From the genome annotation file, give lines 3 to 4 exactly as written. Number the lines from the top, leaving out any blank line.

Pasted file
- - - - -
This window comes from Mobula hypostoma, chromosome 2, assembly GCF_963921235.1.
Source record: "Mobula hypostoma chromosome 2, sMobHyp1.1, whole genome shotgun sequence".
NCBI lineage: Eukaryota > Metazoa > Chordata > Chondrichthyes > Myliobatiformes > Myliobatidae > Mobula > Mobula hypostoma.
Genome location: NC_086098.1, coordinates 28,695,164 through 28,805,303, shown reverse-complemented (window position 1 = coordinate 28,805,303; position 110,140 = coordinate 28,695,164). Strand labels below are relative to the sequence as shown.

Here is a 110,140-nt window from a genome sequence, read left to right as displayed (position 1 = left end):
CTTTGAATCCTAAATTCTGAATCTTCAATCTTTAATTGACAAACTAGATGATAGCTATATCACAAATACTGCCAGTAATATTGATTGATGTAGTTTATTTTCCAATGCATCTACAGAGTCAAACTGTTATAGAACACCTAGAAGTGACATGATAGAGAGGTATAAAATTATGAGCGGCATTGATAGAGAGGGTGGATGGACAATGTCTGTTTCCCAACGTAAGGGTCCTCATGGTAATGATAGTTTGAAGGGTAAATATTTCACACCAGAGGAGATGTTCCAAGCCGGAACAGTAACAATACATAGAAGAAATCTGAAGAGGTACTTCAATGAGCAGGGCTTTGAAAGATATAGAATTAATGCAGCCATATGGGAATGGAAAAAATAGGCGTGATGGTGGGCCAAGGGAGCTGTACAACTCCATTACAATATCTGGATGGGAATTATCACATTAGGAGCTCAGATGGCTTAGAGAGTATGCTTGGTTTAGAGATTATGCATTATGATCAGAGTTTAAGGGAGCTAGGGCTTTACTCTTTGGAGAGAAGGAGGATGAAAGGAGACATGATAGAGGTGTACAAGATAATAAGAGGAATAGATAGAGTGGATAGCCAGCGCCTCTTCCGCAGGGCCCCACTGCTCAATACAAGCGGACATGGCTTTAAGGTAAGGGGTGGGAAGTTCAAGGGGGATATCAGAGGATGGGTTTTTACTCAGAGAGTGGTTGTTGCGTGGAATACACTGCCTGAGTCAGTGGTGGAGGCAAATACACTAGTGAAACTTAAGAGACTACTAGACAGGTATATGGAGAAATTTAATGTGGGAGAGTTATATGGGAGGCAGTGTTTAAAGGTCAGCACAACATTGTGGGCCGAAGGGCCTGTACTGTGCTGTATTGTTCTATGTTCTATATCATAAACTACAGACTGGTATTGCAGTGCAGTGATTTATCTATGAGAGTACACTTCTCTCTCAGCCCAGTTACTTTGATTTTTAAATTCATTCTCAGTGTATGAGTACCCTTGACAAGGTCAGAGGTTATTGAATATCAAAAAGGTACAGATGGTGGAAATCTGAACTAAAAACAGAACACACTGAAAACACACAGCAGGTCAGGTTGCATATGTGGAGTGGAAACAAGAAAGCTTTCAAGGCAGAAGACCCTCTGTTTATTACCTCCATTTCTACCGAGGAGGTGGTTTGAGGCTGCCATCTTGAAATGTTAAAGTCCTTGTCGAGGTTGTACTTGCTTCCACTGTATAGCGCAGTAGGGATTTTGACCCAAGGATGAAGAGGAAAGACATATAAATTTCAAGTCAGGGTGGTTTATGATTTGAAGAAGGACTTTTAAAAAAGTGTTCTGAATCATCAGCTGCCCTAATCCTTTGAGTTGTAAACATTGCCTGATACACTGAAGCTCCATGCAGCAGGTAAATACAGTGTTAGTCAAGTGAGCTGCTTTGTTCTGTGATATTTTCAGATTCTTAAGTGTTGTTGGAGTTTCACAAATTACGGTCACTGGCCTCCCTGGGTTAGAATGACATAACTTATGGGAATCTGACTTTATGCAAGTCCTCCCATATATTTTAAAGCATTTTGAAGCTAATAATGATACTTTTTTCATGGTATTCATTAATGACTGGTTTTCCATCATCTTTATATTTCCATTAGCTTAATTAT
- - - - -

NCBI lineage: Eukaryota > Metazoa > Chordata > Chondrichthyes > Myliobatiformes > Myliobatidae > Mobula > Mobula hypostoma.
Genome location: NC_086098.1, coordinates 28,695,164 through 28,805,303, shown reverse-complemented (window position 1 = coordinate 28,805,303; position 110,140 = coordinate 28,695,164). Strand labels below are relative to the sequence as shown.